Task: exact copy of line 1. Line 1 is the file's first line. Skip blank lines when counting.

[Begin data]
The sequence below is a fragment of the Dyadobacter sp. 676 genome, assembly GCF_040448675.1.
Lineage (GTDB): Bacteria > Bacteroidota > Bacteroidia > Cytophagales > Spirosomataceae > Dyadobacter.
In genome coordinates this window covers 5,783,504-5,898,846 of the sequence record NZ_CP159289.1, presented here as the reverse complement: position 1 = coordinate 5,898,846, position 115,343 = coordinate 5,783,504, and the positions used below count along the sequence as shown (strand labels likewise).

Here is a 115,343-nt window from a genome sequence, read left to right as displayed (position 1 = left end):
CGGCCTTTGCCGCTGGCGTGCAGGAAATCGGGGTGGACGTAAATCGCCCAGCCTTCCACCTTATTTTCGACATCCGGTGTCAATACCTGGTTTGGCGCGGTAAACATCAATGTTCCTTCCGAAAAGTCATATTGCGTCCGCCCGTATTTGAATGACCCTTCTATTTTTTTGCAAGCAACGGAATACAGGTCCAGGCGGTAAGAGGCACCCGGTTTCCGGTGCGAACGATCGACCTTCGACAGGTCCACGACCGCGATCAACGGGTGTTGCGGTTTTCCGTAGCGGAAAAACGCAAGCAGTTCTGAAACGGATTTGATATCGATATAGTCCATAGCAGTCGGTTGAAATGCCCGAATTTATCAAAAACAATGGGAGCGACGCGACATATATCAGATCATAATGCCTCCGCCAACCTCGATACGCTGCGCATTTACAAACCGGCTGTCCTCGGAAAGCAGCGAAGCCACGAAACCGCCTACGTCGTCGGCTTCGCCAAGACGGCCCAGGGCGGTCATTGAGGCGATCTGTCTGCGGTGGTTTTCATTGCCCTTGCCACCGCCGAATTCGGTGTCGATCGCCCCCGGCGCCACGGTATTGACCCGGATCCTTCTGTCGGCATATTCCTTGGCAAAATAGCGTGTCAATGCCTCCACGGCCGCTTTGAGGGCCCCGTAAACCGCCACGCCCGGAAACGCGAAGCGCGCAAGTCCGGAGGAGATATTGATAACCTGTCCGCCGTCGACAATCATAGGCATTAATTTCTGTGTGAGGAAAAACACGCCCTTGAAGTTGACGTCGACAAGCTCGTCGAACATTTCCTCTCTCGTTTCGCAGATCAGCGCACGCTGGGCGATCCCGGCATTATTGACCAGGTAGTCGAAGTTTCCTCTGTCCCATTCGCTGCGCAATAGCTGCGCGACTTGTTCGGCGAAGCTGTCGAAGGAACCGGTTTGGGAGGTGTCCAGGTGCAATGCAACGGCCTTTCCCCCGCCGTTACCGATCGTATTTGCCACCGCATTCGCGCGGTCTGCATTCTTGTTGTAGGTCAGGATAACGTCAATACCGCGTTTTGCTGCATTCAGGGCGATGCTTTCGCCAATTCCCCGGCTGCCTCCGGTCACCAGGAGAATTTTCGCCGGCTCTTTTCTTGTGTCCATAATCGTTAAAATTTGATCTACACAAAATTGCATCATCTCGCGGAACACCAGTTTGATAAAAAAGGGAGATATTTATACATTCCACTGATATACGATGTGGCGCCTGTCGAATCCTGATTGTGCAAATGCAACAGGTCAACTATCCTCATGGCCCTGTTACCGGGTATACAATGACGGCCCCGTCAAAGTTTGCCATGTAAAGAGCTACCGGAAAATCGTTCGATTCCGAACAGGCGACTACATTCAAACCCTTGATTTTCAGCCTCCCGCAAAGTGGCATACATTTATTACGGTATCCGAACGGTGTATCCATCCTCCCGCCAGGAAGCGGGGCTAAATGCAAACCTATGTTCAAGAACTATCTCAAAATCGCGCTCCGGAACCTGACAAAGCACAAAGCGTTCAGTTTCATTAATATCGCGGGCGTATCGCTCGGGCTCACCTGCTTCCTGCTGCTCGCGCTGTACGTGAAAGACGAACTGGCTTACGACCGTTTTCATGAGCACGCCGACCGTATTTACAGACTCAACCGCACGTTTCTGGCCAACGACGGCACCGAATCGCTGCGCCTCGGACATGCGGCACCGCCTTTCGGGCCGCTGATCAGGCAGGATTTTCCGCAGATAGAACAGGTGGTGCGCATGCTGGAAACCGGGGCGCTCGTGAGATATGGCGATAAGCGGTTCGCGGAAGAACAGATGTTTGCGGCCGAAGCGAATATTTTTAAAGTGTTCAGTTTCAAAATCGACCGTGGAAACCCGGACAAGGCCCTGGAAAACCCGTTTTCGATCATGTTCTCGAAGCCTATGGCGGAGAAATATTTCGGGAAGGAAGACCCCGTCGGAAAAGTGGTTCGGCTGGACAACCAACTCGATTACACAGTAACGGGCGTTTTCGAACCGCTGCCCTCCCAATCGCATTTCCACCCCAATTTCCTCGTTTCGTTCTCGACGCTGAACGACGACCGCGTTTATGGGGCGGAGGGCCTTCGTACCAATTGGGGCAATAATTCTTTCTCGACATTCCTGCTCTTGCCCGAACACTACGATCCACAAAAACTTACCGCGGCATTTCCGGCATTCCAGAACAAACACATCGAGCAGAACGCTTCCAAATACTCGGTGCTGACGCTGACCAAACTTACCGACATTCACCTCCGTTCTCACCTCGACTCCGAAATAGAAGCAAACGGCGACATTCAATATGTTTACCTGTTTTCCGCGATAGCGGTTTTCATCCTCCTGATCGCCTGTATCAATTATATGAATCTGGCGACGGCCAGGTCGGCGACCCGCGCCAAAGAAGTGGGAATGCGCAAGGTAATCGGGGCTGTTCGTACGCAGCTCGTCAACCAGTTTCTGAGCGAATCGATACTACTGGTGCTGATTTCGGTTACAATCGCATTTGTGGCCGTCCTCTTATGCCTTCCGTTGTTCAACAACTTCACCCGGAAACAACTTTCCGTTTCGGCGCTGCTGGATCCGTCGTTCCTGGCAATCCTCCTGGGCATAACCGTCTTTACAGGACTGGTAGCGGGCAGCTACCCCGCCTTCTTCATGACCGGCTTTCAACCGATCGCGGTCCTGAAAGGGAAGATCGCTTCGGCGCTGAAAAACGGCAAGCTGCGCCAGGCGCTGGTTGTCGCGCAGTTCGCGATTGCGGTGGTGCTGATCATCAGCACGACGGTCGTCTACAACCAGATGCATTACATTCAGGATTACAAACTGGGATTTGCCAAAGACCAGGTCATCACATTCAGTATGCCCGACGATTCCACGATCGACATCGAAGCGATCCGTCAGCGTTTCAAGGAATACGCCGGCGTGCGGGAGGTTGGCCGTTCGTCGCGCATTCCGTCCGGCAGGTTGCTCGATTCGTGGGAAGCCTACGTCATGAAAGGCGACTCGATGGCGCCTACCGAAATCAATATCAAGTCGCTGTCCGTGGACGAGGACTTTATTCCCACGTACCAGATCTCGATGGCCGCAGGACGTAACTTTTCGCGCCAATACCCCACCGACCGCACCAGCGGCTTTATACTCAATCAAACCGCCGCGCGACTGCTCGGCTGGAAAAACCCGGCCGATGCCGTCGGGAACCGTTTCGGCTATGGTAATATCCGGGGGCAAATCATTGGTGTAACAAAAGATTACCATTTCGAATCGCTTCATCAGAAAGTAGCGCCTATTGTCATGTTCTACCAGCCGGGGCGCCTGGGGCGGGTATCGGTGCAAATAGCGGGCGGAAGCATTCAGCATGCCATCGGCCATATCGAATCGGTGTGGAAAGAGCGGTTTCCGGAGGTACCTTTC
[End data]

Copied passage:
The sequence below is a fragment of the Dyadobacter sp. 676 genome, assembly GCF_040448675.1.